An odd thing happened at the Chicago Classics literary event last night.
Several hundred people had gathered in the auditorium of the MCA Chicago for the final event of Story Week 2012, the annual celebration of writers and writing organized by Columbia College Chicago's dynamic and internationally-respected Fiction Writing Department. They were there to hear about twenty Chicago writers read short passages from their favourite Chicago writers. So, for example, journalist and radio host Steve Edwards read a poem by Chicago poet Maxine Chernoff; author John Schultz read from Saul Bellow; writer and director Coya Paz read from Achy Obejas. The spirit of the event, beautifully hosted by veteran journalist Rick Kogan, was all about writers paying homage to this city of great writers, through writing that meant something personal to them.
So when one person took the stage and took the opportunity to essentially belittle and poke fun at his chosen book, it seemed to my mind to stick out very sharply from the tone of the rest of the evening. That this person decided to do this with the book "American Skin", by Don De Grazia, is particularly puzzling, because of all the contemporary writing that was read aloud on that stage last night, it is "American Skin" that truly deserves the title of a Chicago Classic.
When I first came to Chicago, at the end of 2000, my then girlfriend Patricia Ann McNair put into effect a cunning plan: to show me so many landmarks in Chicago that I wouldn't want to leave. So she took me on a boat trip around the shoreline. She took me to the observation deck of the John Hancock Tower ("the taap of the 'caack," as Patty said in her broadest Chicago accent). And she took me to readings by Chicago authors, one of them an event that included Don De Grazia reading from the first chapter of "American Skin." I remember responding strongly to the writing, but in my typical British way (thankfully modified since then) I went up to Don after the reading and said something flippant, which he graciously let pass.
When I took the time to read the book, I realised that Patty had indeed introduced me to a landmark every bit as overpowering in its effect as seeing the view from the John Hancock tower for the first time: you feel raised up into the air, far up into the sky, to be offered a view not just of a landscape but of a continent, from an angle that can certainly make you dizzy, maybe that can induce vertigo, but which will stay with you for a long time.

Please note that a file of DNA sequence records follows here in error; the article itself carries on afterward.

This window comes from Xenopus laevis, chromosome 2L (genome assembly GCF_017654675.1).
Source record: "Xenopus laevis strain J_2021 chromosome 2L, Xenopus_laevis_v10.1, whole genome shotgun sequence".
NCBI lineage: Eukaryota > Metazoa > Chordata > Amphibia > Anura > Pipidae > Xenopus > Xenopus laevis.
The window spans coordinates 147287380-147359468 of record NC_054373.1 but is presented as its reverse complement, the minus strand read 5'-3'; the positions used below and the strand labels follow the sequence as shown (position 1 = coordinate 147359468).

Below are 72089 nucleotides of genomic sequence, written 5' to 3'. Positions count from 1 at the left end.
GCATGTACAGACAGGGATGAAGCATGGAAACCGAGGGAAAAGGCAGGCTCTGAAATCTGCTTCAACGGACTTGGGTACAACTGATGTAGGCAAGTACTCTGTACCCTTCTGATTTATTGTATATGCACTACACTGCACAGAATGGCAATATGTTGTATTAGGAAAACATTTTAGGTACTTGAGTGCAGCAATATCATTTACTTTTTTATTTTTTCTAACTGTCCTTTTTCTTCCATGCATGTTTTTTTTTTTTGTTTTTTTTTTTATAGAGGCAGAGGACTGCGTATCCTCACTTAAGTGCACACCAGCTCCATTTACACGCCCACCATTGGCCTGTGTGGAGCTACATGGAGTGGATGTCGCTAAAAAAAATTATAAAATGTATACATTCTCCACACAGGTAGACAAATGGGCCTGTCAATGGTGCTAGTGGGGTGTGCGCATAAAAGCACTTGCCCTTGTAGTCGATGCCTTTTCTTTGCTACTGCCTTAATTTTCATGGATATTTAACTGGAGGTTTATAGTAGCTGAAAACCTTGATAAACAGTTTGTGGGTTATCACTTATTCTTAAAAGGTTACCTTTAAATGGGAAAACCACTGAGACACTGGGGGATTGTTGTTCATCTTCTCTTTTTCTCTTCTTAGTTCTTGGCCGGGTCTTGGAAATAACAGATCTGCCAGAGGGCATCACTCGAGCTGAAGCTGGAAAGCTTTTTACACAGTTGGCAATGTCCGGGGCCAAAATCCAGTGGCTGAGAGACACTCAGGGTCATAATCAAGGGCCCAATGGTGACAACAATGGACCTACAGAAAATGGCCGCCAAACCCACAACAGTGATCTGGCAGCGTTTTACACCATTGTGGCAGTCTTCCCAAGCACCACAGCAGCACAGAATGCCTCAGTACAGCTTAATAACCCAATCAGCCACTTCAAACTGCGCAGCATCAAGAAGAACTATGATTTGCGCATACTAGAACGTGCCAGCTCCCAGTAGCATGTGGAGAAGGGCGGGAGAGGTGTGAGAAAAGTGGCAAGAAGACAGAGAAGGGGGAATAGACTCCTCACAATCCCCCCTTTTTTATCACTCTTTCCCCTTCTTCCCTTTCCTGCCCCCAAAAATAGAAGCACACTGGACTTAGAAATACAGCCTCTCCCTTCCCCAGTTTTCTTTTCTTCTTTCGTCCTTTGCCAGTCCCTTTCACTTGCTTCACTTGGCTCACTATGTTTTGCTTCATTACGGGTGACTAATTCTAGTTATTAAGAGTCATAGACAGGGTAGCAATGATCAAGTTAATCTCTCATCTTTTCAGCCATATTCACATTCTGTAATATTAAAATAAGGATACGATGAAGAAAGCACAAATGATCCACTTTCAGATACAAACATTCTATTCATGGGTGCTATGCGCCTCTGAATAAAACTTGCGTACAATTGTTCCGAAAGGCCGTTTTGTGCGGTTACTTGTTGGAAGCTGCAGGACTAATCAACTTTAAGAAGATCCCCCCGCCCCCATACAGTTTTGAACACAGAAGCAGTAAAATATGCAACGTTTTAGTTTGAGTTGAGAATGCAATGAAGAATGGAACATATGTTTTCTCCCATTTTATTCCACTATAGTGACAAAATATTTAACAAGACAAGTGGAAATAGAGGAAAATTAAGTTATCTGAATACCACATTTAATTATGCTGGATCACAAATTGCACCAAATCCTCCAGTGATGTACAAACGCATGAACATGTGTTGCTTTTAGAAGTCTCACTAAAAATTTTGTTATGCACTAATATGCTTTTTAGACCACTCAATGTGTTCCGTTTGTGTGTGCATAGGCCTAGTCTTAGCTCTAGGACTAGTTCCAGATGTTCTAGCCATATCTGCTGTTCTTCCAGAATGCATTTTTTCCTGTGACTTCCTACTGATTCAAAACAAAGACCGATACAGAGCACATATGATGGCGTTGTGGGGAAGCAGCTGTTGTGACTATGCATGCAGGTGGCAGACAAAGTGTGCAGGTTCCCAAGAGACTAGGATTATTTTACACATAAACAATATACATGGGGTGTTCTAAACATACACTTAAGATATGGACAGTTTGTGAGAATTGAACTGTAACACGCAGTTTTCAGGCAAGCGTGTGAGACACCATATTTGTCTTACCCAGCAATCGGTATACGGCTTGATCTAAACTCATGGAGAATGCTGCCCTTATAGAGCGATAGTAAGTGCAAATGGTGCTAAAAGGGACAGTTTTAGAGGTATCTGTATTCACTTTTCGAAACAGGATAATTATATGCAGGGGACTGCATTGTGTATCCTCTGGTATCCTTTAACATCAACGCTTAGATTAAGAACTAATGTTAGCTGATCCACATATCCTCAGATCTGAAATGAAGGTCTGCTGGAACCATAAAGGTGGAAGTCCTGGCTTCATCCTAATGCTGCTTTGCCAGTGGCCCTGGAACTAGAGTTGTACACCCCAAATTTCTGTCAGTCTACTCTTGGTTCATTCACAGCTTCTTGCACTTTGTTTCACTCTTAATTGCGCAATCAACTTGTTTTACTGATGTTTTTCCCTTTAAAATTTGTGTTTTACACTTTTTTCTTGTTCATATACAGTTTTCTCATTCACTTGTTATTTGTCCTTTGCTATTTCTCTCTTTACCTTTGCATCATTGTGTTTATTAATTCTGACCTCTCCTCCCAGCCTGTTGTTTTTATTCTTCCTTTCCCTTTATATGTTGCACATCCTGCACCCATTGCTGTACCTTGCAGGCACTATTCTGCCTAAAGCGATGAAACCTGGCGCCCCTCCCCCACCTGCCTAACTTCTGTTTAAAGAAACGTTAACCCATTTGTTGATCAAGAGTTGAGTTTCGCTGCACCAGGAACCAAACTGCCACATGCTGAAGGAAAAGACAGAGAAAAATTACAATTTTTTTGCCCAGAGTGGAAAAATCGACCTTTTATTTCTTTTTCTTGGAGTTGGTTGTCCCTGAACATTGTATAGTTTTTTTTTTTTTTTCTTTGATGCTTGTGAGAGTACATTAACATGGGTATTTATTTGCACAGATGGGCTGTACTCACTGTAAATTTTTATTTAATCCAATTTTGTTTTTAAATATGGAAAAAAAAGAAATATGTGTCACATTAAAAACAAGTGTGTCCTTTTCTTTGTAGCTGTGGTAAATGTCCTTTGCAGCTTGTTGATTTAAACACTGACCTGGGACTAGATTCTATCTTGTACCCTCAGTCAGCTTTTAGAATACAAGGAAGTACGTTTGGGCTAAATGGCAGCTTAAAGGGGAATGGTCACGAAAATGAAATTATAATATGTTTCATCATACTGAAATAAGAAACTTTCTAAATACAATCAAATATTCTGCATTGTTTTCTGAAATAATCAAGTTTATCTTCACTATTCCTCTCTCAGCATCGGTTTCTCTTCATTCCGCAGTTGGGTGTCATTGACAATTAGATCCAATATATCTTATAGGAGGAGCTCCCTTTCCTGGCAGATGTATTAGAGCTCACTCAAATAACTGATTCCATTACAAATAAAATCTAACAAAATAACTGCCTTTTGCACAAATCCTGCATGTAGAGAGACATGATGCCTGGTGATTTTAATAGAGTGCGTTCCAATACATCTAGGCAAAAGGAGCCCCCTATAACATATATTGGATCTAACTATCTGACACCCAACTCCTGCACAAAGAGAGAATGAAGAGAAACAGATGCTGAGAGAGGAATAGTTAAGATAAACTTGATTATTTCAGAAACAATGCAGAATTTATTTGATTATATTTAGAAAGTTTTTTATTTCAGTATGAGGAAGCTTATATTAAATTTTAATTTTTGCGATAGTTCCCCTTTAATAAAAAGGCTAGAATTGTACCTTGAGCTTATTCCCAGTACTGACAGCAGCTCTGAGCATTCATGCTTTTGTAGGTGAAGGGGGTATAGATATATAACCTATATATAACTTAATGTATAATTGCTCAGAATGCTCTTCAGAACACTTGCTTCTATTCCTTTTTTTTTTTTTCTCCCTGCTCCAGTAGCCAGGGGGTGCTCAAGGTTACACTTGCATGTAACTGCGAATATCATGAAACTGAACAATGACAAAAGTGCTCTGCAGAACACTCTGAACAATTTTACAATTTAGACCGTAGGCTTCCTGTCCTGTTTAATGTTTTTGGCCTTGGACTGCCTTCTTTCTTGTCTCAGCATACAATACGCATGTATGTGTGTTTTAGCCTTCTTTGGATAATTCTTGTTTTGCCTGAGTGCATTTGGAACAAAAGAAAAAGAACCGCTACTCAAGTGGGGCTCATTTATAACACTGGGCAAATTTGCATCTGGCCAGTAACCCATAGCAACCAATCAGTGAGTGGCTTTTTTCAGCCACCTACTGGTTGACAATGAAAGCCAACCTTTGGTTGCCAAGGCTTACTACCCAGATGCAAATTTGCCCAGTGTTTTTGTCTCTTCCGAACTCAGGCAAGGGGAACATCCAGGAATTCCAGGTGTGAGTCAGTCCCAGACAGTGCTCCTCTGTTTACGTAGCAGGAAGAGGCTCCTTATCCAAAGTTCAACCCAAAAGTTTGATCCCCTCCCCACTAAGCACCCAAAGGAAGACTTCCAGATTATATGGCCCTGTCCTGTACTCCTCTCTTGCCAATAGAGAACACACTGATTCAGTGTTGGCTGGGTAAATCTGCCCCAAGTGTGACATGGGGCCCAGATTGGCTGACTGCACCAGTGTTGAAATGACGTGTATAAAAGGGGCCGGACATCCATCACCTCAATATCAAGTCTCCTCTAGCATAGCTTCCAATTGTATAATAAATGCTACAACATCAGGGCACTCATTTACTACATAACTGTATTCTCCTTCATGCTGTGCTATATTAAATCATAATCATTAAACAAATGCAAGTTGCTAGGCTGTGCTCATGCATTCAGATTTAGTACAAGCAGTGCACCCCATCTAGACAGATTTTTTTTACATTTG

Here, for example, is a section from "American Skin" that could have been read to the audience at the MCA last night:
Does anyone remember that De Grazia quotes Sherwood Anderson at the start of the book's epilogue, and that Don himself chose to read from Anderson's "Winesburg Ohio" when he took the stage at the MCA? Read that passage above again. In its sense of scene, the closeness of the observation, the tenderness of the underlying emotion, it's clear that De Grazia is the natural heir to a writer like Sherwood Anderson, and to Ernest Hemingway, and to Hubert Selby Jr.
I've come to know Don fairly well in the last ten years. I wouldn't say we're close friends, though that might just have come about because of different schedules. Whenever I spend time with him, he strikes me as a generous-spirited man, fiercely loyal to the people he likes, completely committed to the Fiction Writing department where he teaches, always thinking of the student writers who flock to his classes. Don is a big guy, too, who looks like he could hold his own in the ring with some of his heroes. So on a personal level, if you see what I mean, Don doesn't need any defenders.
But this piece isn't about that. It's about acknowledging something that got a little lost last night, when "American Skin" ended up being the only work to be mentioned and then not heard from. In a way, to even write any of the above as a kind of defense is absurd, in the same way that attacking or defending the John Hancock tower would be absurd: you can say whatever you like about it, but it's still there, dominating the city. I mean, imagine if you stood outside the Hancock and started shouting insults directly at the side of the building: people would think you were bonkers, wouldn't they?
"American Skin" is already mentioned in the same breath as "Last Exit to Brooklyn", as a piece of fiction that sums up a time for the benefit of all future times. It is a Chicago Classic, which in the words of Stravinsky talking about Beethoven, "will be contemporary forever."
And yes, it is available not just in used bookstores, but very much in your local independent bookstores like The Book Cellar, in Chicago, and on Amazon (link here).